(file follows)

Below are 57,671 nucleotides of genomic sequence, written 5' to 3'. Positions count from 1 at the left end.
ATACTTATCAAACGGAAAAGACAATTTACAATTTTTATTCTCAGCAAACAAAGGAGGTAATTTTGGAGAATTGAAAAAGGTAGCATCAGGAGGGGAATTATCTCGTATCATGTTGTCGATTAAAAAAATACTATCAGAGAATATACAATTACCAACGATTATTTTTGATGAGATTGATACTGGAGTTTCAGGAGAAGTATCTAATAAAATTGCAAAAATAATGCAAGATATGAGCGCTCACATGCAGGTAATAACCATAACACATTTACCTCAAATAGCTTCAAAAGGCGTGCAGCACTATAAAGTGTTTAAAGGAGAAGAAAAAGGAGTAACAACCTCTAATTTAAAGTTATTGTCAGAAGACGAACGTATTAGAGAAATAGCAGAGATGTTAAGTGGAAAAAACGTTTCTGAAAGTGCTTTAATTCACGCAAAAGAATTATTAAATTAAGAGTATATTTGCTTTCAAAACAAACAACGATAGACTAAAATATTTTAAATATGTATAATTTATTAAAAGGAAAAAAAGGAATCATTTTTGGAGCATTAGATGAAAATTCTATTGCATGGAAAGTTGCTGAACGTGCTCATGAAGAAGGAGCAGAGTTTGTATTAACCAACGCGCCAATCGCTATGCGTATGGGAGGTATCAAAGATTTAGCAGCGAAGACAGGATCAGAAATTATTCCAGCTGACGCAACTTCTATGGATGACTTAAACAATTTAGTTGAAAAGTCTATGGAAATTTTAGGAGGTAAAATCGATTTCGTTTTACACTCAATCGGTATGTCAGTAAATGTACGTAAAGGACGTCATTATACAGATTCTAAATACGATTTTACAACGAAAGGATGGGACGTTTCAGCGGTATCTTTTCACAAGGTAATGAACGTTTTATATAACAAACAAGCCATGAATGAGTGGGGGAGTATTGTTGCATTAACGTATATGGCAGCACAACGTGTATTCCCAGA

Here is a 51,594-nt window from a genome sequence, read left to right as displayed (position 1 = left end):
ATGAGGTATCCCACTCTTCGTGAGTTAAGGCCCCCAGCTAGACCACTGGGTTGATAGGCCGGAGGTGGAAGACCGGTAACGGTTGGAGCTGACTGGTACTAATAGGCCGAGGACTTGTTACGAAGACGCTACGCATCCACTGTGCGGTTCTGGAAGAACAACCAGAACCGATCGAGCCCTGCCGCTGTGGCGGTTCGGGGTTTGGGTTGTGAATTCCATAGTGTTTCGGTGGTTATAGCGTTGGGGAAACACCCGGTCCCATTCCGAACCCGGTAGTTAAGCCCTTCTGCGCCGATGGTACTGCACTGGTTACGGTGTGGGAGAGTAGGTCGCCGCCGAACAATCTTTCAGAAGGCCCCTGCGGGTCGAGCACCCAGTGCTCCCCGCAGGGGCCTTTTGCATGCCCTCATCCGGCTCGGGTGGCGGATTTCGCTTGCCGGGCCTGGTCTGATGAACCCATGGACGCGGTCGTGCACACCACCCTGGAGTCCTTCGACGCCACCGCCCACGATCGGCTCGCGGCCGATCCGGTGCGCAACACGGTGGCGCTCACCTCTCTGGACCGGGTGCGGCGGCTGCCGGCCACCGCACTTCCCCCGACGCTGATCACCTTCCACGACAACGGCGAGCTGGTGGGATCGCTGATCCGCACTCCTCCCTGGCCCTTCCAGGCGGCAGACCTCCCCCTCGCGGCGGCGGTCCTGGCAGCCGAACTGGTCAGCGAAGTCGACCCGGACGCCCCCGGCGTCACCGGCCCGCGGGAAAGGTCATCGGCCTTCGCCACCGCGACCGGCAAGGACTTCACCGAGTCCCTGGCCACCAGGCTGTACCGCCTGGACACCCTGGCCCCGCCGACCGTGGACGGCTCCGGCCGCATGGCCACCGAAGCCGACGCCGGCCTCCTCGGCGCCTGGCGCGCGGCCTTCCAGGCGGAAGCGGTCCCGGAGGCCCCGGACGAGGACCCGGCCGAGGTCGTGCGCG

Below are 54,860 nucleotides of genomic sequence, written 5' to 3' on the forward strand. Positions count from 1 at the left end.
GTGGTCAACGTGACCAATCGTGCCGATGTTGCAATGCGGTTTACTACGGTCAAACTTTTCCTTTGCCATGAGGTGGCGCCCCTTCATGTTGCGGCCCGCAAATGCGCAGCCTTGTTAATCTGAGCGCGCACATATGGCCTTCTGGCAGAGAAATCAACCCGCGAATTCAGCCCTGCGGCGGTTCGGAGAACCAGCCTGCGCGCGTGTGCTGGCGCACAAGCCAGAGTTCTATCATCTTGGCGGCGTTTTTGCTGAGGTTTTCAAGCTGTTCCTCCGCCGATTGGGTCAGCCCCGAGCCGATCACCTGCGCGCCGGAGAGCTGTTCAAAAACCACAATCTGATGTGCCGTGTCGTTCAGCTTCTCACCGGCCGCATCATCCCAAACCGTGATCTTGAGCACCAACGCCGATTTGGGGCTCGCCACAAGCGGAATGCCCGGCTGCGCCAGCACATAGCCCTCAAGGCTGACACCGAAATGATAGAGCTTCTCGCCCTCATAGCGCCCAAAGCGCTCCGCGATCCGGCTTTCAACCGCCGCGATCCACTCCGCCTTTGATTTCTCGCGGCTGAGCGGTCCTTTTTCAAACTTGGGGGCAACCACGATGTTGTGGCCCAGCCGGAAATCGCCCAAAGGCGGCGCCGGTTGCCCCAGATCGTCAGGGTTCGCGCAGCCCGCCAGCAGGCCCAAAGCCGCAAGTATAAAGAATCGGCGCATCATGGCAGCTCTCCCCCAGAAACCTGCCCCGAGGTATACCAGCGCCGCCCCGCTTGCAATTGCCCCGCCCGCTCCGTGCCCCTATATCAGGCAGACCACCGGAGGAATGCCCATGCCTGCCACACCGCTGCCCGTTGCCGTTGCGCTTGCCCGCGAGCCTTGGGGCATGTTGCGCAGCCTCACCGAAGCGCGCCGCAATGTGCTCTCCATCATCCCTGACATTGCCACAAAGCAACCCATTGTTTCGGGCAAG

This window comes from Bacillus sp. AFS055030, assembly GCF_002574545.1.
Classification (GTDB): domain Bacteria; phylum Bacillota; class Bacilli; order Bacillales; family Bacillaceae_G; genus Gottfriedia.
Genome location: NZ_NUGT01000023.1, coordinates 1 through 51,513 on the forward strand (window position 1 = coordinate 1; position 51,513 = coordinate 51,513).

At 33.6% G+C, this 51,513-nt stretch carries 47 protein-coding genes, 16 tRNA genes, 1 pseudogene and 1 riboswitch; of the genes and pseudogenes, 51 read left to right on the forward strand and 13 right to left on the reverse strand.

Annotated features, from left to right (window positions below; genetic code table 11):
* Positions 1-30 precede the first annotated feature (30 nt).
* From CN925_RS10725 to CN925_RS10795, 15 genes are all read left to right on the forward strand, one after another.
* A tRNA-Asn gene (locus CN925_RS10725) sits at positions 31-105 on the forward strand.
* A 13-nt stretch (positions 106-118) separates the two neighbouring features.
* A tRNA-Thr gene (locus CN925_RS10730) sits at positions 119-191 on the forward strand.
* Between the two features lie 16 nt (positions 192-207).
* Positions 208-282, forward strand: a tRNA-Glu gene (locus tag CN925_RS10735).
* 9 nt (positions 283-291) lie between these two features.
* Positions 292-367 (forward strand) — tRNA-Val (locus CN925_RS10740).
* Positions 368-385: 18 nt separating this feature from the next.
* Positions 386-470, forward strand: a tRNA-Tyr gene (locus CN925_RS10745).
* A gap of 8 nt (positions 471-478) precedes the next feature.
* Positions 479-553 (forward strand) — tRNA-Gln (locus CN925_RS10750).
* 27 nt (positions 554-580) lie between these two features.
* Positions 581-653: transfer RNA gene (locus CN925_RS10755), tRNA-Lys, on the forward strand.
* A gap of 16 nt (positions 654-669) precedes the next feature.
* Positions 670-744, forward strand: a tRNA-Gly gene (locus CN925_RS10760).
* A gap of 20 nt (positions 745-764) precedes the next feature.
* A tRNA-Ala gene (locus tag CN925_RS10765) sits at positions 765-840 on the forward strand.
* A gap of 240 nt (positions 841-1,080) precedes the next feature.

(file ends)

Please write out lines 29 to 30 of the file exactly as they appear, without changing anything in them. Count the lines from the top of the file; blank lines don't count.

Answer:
* A gap of 20 nt (positions 745-764) precedes the next feature.
* A tRNA-Ala gene (locus tag CN925_RS10765) sits at positions 765-840 on the forward strand.